The administration acknowledged that the outcome they are fighting for "is not guaranteed."
WASHINGTON -- As the clock winds down, the Obama administration is artfully pushing its message on the Paris climate change negotiations, doing all that it can to guarantee a “durable, credible, and universal” agreement is reached.
In a briefing with reporters on Wednesday, a senior administration official detailed the long history leading up to the talks, which are considered a key component of President Barack Obama’s legacy on climate change.
U.S. and other leaders agreed to set the 2-degree Celsius (3.6-degree Fahrenheit) global temperature limit at the 2009 Copenhagen meeting, a pledge that G7 leaders reaffirmed earlier this year. But there's evidence that even 2 degrees would be dangerous for many parts of the world, and that the emission-reduction commitments countries have put forward won’t sufficient to meet the current target -- and could see global temperatures of 2.7 to 3 degrees.
U.S. negotiators have, at times, also downplayed the goal, arguing that insistence on meeting it could serve as an impediment to reaching a workable commitment from all countries.
Negotiators are meeting in Bonn, Germany, this week to hash out a draft agreement. This is the last chance to work out details before the roughly 190 countries meet in the French capital on Nov. 30 in hopes of approving a final deal.
Now, the administration is working harder to steer countries toward successive targets beyond the ones they have made aimed at reducing a percentage of their greenhouse gas emissions post 2020.
In the meeting on Wednesday, the official said that America’s ability to ensure global warming is minimized will “hinge on” the administration's ability to pressure global leaders to commit to ambitious future targets.
The administration official admitted again on Wednesday that targets set by those countries “alone are not sufficient” to prevent hitting the 2-degree Celsius mark.
Which is why “if we reach an agreement in Paris, that agreement is based on a collective commitment by countries to use this process of setting bottom-up targets, subjecting them to transparent review, and committing to updating them over time,” the administration official said.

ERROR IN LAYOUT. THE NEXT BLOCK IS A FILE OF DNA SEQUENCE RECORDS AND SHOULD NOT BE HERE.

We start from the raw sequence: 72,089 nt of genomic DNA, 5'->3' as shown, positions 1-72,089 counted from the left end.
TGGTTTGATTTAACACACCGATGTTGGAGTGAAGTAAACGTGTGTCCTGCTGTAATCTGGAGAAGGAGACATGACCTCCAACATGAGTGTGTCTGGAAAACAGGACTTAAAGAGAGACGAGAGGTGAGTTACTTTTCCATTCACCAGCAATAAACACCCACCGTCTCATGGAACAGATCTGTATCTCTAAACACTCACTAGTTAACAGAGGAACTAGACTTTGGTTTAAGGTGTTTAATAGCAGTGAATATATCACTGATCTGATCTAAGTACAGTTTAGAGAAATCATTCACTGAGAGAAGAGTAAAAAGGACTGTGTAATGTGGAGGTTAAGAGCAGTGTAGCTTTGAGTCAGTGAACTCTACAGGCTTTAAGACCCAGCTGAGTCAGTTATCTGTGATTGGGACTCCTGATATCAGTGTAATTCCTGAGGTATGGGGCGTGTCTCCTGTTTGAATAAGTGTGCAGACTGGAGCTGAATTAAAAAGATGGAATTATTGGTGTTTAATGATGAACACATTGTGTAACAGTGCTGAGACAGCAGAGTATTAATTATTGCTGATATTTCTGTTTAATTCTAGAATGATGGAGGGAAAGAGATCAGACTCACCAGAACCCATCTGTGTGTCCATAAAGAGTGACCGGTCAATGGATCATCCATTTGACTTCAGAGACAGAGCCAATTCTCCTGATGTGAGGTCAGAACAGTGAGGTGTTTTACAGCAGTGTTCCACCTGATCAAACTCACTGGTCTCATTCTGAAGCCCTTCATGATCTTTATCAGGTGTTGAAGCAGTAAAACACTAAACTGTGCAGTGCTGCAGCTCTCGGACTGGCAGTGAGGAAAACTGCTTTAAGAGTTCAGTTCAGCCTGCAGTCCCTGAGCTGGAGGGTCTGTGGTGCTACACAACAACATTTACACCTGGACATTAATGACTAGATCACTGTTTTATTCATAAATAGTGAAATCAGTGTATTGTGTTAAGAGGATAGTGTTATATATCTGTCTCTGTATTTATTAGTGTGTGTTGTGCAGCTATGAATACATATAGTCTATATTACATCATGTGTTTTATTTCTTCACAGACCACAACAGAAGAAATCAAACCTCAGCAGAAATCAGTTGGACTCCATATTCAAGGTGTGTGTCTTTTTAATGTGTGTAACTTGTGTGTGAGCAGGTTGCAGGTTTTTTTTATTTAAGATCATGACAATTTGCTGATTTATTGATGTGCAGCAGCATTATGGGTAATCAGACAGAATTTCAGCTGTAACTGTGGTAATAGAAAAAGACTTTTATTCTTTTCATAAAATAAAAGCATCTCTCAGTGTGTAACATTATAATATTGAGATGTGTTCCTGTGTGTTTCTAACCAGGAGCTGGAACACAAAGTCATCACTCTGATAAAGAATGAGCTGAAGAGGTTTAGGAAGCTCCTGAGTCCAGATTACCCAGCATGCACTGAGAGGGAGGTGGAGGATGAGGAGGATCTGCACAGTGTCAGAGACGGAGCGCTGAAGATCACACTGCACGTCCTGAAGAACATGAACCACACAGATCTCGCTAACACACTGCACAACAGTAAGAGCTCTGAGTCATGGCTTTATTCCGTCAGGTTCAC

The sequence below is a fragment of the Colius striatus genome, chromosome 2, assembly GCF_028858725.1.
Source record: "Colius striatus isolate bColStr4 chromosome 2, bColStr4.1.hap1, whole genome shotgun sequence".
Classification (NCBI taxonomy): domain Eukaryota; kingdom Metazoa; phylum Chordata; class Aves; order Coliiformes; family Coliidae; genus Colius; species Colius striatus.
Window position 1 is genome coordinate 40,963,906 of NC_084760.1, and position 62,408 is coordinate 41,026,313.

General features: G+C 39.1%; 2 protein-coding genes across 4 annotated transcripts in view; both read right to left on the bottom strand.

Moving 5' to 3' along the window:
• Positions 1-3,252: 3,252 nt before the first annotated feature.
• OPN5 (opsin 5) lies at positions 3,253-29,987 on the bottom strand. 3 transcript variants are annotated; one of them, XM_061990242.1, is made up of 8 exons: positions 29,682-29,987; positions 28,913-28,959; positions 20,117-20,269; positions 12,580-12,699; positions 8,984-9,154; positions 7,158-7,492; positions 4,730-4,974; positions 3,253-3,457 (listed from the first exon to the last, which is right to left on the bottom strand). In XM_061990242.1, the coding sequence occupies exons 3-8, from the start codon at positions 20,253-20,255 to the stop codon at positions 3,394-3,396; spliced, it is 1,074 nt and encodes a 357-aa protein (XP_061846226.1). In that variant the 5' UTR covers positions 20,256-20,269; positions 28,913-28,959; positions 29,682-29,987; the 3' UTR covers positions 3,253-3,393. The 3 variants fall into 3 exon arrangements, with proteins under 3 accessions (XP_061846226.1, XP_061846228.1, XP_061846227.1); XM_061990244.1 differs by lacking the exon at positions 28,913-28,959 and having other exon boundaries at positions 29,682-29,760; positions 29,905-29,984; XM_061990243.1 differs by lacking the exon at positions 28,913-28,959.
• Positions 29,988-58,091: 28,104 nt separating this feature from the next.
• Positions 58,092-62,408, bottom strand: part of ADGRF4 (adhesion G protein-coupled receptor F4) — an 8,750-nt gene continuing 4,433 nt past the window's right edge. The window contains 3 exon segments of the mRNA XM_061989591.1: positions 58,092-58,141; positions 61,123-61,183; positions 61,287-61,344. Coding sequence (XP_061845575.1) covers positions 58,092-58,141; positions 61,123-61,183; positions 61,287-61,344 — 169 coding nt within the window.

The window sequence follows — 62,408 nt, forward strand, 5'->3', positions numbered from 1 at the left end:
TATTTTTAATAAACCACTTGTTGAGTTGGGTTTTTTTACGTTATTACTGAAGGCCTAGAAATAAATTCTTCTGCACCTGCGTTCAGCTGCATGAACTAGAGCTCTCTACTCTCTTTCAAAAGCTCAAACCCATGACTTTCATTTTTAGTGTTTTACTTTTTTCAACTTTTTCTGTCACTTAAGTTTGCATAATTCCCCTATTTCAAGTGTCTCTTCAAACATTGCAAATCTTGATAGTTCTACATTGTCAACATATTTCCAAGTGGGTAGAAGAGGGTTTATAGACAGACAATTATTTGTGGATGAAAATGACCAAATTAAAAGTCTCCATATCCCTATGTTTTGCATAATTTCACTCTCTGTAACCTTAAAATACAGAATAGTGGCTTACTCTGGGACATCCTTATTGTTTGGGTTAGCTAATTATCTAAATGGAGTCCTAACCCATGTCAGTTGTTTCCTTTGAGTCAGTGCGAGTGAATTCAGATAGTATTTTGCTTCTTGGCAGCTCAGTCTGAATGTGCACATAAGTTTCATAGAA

Special envoy on climate change for the State Department, Todd Stern, put it another way during a recent testimony before a Senate committee.
"We have pushed for the idea of successive rounds of targets, coupled with longer-term goals for greater ambition," Stern said of future efforts to mitigate climate change.
It comes down to each country making a political vow that it will increase the strength of its climate change policies in order to decarbonize the global economy and slow the global temperature growth rate as much as possible.
That requirement, the official said, will be “important.”
The 2009 UN framework climate change meeting in Copenhagen was widely anticipated to yield a breakthrough climate deal, one that, for the first time, included both the United States and major developing nations like China and India. But those talks nearly fell apart, and ultimately only brought about a weak political agreement. The road from Copenhagen to Paris has been slow-going, with each year bringing only marginal progress toward a meaningful and legally-binding international agreement.
Obama has said that while the targets individual countries have offered so far aren't strong enough to avoid the 2-degrees warming, he believes they are at a good starting point that leaders can build on in the future.
"[T]he science keeps on telling us we're just not acting fast enough," he told Rolling Stone in an interview published last month. "My attitude, though, is that if we get the structure right, then we can turn the dials as there's additional public education, not just in the United States but across the world, and people feel a greater urgency about it and there's more political will to act."
Earlier this week, in an effort to refocus energies on the Paris talks, Obama hosted a climate change roundtable with business leaders, and the White House unveiled new corporate commitments toward backing a Paris deal.
So far, 152 countries representing over 85 percent of global emissions have submitted official commitments to the United Nations.
Climate change was also a key topic during Chinese President Xi Jinping's visit to Washington last month. Obama and Xi pledged to work together to secure a binding climate change agreement.
And being able to confidently set loftier targets for the future that will hold up even after Obama's term ends, the official said, is all “predicated on a strong outcome in Paris.”
"And that outcome is not guaranteed,” the official added.
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